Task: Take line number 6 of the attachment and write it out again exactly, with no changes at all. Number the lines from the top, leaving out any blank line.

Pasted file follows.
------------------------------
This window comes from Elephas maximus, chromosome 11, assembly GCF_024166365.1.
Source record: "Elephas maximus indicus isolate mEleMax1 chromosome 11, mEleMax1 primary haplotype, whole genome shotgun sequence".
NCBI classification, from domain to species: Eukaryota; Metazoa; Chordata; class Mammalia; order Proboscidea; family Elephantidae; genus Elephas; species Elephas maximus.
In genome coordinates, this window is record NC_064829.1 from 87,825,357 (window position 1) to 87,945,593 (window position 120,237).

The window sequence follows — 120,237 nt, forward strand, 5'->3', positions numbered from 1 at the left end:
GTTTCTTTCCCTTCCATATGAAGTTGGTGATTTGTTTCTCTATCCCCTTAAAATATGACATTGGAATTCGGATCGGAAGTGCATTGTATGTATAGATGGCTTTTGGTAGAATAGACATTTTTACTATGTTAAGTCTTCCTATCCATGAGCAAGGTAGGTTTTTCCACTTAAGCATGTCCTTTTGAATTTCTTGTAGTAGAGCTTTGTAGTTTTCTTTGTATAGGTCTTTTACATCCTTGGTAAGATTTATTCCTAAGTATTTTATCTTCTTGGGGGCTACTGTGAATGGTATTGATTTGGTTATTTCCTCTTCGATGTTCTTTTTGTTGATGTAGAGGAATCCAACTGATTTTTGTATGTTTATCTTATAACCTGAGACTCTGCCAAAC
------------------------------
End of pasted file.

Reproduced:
GTTTCTTTCCCTTCCATATGAAGTTGGTGATTTGTTTCTCTATCCCCTTAAAATATGACATTGGAATTCGGATCGGAAGTGCATTGTATGTATAGATGGCTTTTGGTAGAATAGACATTTTTACTATGTTAAGTCTTCCTATCCATGAGCAAGGTAGGTTTTTCCACTTAAGCATGTCCTTTTGAATTTCTTGTAGTAGAGCTTTGTAGTTTTCTTTGTATAGGTCTTTTACATCCTTGGTAAGATTTATTCCTAAGTATTTTATCTTCTTGGGGGCTACTGTGAATGGTATTGATTTGGTTATTTCCTCTTCGATGTTCTTTTTGTTGATGTAGAGGAATCCAACTGATTTTTGTATGTTTATCTTATAACCTGAGACTCTGCCAAAC